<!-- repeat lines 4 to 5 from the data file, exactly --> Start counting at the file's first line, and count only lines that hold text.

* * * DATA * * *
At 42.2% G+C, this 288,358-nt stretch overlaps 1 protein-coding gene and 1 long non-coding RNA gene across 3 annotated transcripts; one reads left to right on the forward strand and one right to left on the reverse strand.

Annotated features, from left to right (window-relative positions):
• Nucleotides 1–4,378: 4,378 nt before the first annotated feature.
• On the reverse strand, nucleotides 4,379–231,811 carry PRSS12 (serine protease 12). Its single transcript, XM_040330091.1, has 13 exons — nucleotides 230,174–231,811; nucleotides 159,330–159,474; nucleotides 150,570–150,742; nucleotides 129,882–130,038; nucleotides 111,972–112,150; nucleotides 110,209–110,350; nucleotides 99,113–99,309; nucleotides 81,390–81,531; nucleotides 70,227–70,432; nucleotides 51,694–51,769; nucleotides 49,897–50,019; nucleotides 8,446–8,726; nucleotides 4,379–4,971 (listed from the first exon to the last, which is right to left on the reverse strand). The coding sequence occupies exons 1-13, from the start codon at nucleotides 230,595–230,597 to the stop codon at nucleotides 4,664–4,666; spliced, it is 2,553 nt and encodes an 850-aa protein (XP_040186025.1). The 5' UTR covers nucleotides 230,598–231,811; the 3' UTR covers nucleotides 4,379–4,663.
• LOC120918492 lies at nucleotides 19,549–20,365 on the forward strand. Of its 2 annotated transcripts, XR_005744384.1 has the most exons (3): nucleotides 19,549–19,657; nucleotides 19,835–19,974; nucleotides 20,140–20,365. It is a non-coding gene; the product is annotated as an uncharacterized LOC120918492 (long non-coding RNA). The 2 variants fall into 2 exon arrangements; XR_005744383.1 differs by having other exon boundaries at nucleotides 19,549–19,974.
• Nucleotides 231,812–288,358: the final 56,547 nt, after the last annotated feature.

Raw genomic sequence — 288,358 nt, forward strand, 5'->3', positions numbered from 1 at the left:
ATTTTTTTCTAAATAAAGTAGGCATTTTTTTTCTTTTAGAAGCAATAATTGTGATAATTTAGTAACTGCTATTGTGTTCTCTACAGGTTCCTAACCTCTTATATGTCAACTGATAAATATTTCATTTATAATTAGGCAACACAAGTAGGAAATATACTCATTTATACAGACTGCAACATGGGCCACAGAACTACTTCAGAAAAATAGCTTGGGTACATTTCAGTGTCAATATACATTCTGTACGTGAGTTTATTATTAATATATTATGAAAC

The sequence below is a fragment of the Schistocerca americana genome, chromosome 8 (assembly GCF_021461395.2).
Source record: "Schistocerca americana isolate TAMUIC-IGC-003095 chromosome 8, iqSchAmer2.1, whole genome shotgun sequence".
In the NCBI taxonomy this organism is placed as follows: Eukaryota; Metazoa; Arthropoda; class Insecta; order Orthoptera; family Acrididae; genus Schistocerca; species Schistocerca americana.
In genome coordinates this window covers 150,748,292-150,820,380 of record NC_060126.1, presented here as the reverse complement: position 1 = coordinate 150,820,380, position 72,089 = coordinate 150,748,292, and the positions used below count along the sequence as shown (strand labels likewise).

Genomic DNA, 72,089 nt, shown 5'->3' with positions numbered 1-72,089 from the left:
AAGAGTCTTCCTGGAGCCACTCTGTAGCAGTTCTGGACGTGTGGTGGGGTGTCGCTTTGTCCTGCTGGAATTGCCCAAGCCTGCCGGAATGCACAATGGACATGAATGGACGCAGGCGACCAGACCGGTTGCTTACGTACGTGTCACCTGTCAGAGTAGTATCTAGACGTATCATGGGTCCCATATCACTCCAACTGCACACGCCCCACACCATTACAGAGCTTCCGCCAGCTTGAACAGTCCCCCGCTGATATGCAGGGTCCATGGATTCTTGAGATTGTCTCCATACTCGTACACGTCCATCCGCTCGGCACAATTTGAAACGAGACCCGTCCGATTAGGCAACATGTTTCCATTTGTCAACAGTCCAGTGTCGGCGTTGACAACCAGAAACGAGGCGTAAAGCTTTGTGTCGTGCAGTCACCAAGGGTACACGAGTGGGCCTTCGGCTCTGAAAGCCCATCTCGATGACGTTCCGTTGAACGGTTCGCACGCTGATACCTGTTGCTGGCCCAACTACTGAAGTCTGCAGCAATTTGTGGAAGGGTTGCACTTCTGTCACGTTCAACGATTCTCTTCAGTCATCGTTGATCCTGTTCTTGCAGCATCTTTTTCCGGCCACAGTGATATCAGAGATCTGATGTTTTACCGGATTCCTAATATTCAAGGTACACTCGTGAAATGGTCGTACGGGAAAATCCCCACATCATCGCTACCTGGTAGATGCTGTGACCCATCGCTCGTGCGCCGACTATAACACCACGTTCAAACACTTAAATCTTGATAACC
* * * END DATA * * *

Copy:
• On the reverse strand, nucleotides 4,379–231,811 carry PRSS12 (serine protease 12). Its single transcript, XM_040330091.1, has 13 exons — nucleotides 230,174–231,811; nucleotides 159,330–159,474; nucleotides 150,570–150,742; nucleotides 129,882–130,038; nucleotides 111,972–112,150; nucleotides 110,209–110,350; nucleotides 99,113–99,309; nucleotides 81,390–81,531; nucleotides 70,227–70,432; nucleotides 51,694–51,769; nucleotides 49,897–50,019; nucleotides 8,446–8,726; nucleotides 4,379–4,971 (listed from the first exon to the last, which is right to left on the reverse strand). The coding sequence occupies exons 1-13, from the start codon at nucleotides 230,595–230,597 to the stop codon at nucleotides 4,664–4,666; spliced, it is 2,553 nt and encodes an 850-aa protein (XP_040186025.1). The 5' UTR covers nucleotides 230,598–231,811; the 3' UTR covers nucleotides 4,379–4,663.
• LOC120918492 lies at nucleotides 19,549–20,365 on the forward strand. Of its 2 annotated transcripts, XR_005744384.1 has the most exons (3): nucleotides 19,549–19,657; nucleotides 19,835–19,974; nucleotides 20,140–20,365. It is a non-coding gene; the product is annotated as an uncharacterized LOC120918492 (long non-coding RNA). The 2 variants fall into 2 exon arrangements; XR_005744383.1 differs by having other exon boundaries at nucleotides 19,549–19,974.